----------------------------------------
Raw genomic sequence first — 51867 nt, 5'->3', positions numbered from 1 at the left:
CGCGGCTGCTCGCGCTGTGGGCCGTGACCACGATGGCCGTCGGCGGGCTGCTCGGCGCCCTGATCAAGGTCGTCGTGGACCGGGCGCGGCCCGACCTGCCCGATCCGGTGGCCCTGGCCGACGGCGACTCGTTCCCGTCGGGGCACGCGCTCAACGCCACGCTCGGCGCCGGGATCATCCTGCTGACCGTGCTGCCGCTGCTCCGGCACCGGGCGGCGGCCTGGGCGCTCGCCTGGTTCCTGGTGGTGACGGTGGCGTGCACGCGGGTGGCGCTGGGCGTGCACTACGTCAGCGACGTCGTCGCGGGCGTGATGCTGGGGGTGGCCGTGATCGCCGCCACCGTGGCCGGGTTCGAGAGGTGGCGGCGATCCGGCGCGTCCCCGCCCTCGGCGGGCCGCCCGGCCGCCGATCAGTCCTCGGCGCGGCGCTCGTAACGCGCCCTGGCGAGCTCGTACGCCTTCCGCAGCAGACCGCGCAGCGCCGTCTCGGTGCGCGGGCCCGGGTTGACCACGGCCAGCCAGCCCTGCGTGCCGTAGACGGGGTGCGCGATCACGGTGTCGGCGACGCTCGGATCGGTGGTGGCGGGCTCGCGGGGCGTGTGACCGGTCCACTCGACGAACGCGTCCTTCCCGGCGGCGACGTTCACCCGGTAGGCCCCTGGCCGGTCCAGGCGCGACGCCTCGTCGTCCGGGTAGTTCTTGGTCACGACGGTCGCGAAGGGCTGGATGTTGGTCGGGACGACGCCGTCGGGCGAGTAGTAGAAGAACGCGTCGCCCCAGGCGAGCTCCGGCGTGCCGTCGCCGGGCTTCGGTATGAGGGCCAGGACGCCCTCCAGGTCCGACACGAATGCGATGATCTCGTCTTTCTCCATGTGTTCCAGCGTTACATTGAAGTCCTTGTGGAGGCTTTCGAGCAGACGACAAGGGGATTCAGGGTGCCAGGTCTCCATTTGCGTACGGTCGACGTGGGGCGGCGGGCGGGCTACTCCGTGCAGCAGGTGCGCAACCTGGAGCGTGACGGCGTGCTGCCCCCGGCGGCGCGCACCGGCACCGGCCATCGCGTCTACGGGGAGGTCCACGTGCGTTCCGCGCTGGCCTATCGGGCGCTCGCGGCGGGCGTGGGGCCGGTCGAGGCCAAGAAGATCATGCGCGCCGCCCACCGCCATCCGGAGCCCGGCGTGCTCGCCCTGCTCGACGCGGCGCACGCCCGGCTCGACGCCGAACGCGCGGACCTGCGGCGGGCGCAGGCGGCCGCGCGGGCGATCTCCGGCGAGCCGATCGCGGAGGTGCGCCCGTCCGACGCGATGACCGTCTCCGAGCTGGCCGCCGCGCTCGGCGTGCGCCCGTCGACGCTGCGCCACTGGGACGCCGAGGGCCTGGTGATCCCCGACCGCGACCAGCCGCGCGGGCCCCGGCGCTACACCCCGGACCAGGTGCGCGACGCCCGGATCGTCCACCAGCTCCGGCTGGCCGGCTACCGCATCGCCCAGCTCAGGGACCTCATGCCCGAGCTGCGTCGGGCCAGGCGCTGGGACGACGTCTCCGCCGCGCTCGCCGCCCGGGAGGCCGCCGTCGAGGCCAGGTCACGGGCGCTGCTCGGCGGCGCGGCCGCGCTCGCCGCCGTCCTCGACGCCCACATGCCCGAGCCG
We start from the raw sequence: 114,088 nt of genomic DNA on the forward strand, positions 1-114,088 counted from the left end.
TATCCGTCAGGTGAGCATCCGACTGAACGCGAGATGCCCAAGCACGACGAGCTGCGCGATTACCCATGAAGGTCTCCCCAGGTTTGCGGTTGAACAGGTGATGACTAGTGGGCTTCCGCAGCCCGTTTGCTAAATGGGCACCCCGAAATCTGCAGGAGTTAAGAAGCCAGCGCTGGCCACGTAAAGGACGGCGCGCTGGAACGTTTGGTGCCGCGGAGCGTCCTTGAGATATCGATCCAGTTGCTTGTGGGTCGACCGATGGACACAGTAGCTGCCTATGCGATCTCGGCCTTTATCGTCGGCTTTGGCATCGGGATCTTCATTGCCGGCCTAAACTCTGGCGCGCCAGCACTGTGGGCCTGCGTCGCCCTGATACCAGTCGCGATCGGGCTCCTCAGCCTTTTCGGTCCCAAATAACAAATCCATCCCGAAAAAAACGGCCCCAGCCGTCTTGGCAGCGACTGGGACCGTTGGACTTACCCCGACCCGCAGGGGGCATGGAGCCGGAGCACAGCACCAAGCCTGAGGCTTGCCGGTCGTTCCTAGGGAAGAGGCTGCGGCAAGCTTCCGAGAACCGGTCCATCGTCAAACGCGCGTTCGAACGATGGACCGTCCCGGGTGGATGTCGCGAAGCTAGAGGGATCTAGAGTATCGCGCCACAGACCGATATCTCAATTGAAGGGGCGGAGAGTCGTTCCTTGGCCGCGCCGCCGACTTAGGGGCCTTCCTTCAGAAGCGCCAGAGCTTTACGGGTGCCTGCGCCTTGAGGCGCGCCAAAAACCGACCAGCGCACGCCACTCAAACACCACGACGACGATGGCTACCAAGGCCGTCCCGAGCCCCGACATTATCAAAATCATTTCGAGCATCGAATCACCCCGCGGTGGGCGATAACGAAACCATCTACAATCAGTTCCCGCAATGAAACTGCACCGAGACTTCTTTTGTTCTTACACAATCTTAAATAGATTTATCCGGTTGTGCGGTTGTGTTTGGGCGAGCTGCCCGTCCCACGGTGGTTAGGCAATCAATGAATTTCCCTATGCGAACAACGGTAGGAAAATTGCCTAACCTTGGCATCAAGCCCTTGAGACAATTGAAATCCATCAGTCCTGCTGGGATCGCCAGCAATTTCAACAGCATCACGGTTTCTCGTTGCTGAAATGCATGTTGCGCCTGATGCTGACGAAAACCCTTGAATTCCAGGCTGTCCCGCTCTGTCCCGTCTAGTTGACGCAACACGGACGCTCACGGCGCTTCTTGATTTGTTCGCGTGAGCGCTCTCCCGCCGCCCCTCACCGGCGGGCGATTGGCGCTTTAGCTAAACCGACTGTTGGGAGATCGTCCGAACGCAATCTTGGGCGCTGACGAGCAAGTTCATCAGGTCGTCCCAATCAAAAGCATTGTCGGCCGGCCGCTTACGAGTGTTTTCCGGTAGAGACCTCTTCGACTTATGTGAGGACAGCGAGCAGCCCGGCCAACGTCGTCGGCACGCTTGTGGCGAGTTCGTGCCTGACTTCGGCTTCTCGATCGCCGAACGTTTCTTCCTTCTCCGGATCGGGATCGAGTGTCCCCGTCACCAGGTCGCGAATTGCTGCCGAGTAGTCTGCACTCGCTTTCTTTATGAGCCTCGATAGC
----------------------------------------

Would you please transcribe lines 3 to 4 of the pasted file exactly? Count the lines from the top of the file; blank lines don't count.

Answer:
We start from the raw sequence: 114,088 nt of genomic DNA on the forward strand, positions 1-114,088 counted from the left end.
TATCCGTCAGGTGAGCATCCGACTGAACGCGAGATGCCCAAGCACGACGAGCTGCGCGATTACCCATGAAGGTCTCCCCAGGTTTGCGGTTGAACAGGTGATGACTAGTGGGCTTCCGCAGCCCGTTTGCTAAATGGGCACCCCGAAATCTGCAGGAGTTAAGAAGCCAGCGCTGGCCACGTAAAGGACGGCGCGCTGGAACGTTTGGTGCCGCGGAGCGTCCTTGAGATATCGATCCAGTTGCTTGTGGGTCGACCGATGGACACAGTAGCTGCCTATGCGATCTCGGCCTTTATCGTCGGCTTTGGCATCGGGATCTTCATTGCCGGCCTAAACTCTGGCGCGCCAGCACTGTGGGCCTGCGTCGCCCTGATACCAGTCGCGATCGGGCTCCTCAGCCTTTTCGGTCCCAAATAACAAATCCATCCCGAAAAAAACGGCCCCAGCCGTCTTGGCAGCGACTGGGACCGTTGGACTTACCCCGACCCGCAGGGGGCATGGAGCCGGAGCACAGCACCAAGCCTGAGGCTTGCCGGTCGTTCCTAGGGAAGAGGCTGCGGCAAGCTTCCGAGAACCGGTCCATCGTCAAACGCGCGTTCGAACGATGGACCGTCCCGGGTGGATGTCGCGAAGCTAGAGGGATCTAGAGTATCGCGCCACAGACCGATATCTCAATTGAAGGGGCGGAGAGTCGTTCCTTGGCCGCGCCGCCGACTTAGGGGCCTTCCTTCAGAAGCGCCAGAGCTTTACGGGTGCCTGCGCCTTGAGGCGCGCCAAAAACCGACCAGCGCACGCCACTCAAACACCACGACGACGATGGCTACCAAGGCCGTCCCGAGCCCCGACATTATCAAAATCATTTCGAGCATCGAATCACCCCGCGGTGGGCGATAACGAAACCATCTACAATCAGTTCCCGCAATGAAACTGCACCGAGACTTCTTTTGTTCTTACACAATCTTAAATAGATTTATCCGGTTGTGCGGTTGTGTTTGGGCGAGCTGCCCGTCCCACGGTGGTTAGGCAATCAATGAATTTCCCTATGCGAACAACGGTAGGAAAATTGCCTAACCTTGGCATCAAGCCCTTGAGACAATTGAAATCCATCAGTCCTGCTGGGATCGCCAGCAATTTCAACAGCATCACGGTTTCTCGTTGCTGAAATGCATGTTGCGCCTGATGCTGACGAAAACCCTTGAATTCCAGGCTGTCCCGCTCTGTCCCGTCTAGTTGACGCAACACGGACGCTCACGGCGCTTCTTGATTTGTTCGCGTGAGCGCTCTCCCGCCGCCCCTCACCGGCGGGCGATTGGCGCTTTAGCTAAACCGACTGTTGGGAGATCGTCCGAACGCAATCTTGGGCGCTGACGAGCAAGTTCATCAGGTCGTCCCAATCAAAAGCATTGTCGGCCGGCCGCTTACGAGTGTTTTCCGGTAGAGACCTCTTCGACTTATGTGAGGACAGCGAGCAGCCCGGCCAACGTCGTCGGCACGCTTGTGGCGAGTTCGTGCCTGACTTCGGCTTCTCGATCGCCGAACGTTTCTTCCTTCTCCGGATCGGGATCGAGTGTCCCCGTCACCAGGTCGCGAATTGCTGCCGAGTAGTCTGCACTCGCTTTCTTTATGAGCCTCGATAGC